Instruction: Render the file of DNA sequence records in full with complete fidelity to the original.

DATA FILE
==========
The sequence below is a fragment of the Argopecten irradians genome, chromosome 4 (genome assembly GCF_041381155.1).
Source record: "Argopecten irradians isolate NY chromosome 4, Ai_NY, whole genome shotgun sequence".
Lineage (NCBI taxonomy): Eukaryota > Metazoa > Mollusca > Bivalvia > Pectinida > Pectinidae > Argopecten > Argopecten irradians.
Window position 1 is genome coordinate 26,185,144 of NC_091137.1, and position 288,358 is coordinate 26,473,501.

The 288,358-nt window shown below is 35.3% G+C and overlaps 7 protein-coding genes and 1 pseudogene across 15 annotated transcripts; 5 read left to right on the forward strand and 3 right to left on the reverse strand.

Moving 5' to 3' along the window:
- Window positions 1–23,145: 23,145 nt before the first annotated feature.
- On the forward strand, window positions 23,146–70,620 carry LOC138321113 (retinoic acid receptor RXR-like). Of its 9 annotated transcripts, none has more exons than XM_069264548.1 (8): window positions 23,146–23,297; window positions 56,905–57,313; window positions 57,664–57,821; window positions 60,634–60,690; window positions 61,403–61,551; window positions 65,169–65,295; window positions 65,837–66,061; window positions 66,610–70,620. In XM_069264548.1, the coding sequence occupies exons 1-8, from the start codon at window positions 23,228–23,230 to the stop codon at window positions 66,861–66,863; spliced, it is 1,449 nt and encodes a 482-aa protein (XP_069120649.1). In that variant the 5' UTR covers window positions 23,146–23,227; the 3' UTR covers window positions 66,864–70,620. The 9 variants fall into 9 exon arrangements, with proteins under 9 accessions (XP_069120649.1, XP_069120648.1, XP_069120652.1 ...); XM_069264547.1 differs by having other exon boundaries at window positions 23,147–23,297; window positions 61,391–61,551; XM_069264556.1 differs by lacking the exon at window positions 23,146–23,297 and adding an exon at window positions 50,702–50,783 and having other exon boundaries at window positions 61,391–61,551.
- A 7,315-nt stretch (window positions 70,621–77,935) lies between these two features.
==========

The sequence below is a fragment of the Argopecten irradians genome, chromosome 4 (genome assembly GCF_041381155.1).
Source record: "Argopecten irradians isolate NY chromosome 4, Ai_NY, whole genome shotgun sequence".
Lineage (NCBI taxonomy): Eukaryota > Metazoa > Mollusca > Bivalvia > Pectinida > Pectinidae > Argopecten > Argopecten irradians.
Window position 1 is genome coordinate 26,185,144 of NC_091137.1, and position 288,358 is coordinate 26,473,501.

The 288,358-nt window shown below is 35.3% G+C and overlaps 7 protein-coding genes and 1 pseudogene across 15 annotated transcripts; 5 read left to right on the forward strand and 3 right to left on the reverse strand.

Moving 5' to 3' along the window:
- Window positions 1–23,145: 23,145 nt before the first annotated feature.
- On the forward strand, window positions 23,146–70,620 carry LOC138321113 (retinoic acid receptor RXR-like). Of its 9 annotated transcripts, none has more exons than XM_069264548.1 (8): window positions 23,146–23,297; window positions 56,905–57,313; window positions 57,664–57,821; window positions 60,634–60,690; window positions 61,403–61,551; window positions 65,169–65,295; window positions 65,837–66,061; window positions 66,610–70,620. In XM_069264548.1, the coding sequence occupies exons 1-8, from the start codon at window positions 23,228–23,230 to the stop codon at window positions 66,861–66,863; spliced, it is 1,449 nt and encodes a 482-aa protein (XP_069120649.1). In that variant the 5' UTR covers window positions 23,146–23,227; the 3' UTR covers window positions 66,864–70,620. The 9 variants fall into 9 exon arrangements, with proteins under 9 accessions (XP_069120649.1, XP_069120648.1, XP_069120652.1 ...); XM_069264547.1 differs by having other exon boundaries at window positions 23,147–23,297; window positions 61,391–61,551; XM_069264556.1 differs by lacking the exon at window positions 23,146–23,297 and adding an exon at window positions 50,702–50,783 and having other exon boundaries at window positions 61,391–61,551.
- A 7,315-nt stretch (window positions 70,621–77,935) lies between these two features.